Capitals hold on to early lead to even series against Penguins
Washington benefits from questionable no-goal video review
Braden Holtby spun around and saw the puck on the goal line. Maybe it was in. Maybe it wasn't.
But after mounting another two-goal lead and this time building on it instead of blowing it, the Washington Capitals made sure it wasn't close enough for one questionable call either way to make a difference. With fresh memories of coughing up that same lead in Game 1, this time they took it to the Pittsburgh Penguins and emerged with a 4-1 victory in Game 2 to tie the second-round series.
"You can see what happen last game when we get the lead 2-0 and they come back and win the game," said Alex Ovechkin, who scored his seventh goal of the playoffs. "They're experienced team, they're not going to give up and they're not gonna give easy play for us. We have to earn it. Today I think we play a solid game, everybody was in and we get the result."
It was a result that came with controversy and a potentially significant aftermath as the two-time defending Stanley Cup champion-Penguins came out on the wrong side of a coach's challenge, the NHL's video review on what would have been their second goal and lost defenceman Brian Dumoulin after a hit to the head by Tom Wilson.
'They were all over us'
Holtby stopped 32 of the 33 shots he faced to frustrate the Penguins, robbing captain Sidney Crosby and linemate Jake Guentzel with sliding pad saves to continue his strong play in the postseason.
The Penguins thought he should've allowed one more goal to Patric Hornqvist in the third period. No definitive replays showing the puck over the goal line and Wilson's hit that injured Dumoulin left them steaming but also kicking themselves for starting slow and falling behind again.
"They won the game in the first period," Hornqvist said. "I don't think we played our best game. ... They were all over us."
After blowing three two-goal leads through the first seven games of the playoffs, Washington at least temporarily solved that problem. Ovechkin beat Matt Murray 1:26 in, Jakub Vrana scored on the power play later in the first period and, unlike Game 1, the Capitals made it 3-0 when Brett Connolly scored on a breakaway early in the second.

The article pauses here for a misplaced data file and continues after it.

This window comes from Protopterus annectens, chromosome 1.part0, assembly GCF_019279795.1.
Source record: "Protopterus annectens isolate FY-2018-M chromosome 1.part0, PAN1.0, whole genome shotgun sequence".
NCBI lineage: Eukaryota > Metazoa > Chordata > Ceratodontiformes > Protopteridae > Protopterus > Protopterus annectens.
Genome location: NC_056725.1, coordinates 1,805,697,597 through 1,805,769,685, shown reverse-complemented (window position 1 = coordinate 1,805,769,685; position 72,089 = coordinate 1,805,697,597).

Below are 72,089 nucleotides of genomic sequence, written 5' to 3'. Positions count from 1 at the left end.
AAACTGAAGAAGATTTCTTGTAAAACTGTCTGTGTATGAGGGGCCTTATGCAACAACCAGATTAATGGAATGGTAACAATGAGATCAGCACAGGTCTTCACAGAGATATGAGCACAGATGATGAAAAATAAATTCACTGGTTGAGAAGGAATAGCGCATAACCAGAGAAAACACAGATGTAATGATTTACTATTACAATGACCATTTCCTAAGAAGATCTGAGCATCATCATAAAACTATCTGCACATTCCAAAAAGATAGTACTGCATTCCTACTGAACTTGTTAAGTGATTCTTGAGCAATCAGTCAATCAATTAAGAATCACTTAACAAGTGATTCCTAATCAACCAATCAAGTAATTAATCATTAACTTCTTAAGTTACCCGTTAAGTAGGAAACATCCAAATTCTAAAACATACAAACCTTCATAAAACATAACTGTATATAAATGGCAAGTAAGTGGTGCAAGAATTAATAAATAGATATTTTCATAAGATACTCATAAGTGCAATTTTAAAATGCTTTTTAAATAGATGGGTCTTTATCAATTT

"Game 1 it was tough, we played a really good game I think and they just kind of found a way to get some breaks and score some timely goals," Connolly said. "We learned from that this time around."
The Capitals are learning some about Murray, having now scored all five of their goals against him in this series glove side. He made 18 of his 28 saves in the first period and had to in order to keep Washington from turning this into a blowout.
Murray was not the least bit happy when the league ruled Connolly's push on him moments before Vrana's goal was not enough to keep him from being able to make the save.
"Pretty disappointed," Murray said. "As a goalie you just want to be able to do your job and when something like that happens and you can't do it, you just want to see the rule upheld."
Pittsburgh had an even bigger reason to be angry when Wilson wasn't penalized for checking Dumoulin in the head with his left shoulder in the second. Dumoulin never returned, could potentially miss Game 3 on Tuesday and Wilson is in danger of being suspended.
"He made contact with his head," Crosby said. "Given his history and things like that, I'm sure the league will take a good look at it."
Wilson watched multiple replays and came away believing there was nothing else he could do on the play because Dumoulin stopped and braced for a hit from Ovechkin at the last second. Penguins coach Mike Sullivan said he had an opinion of the hit but declined to share it.
Wilson was already ready to move on.
"It's a bit of an unfortunate play that he got hurt," he said. "We'll see what happens and we'll keep moving forward here. There's more important things going on. We've got a team in here that's pretty good and confident and we've got to go to Pittsburgh and get a game."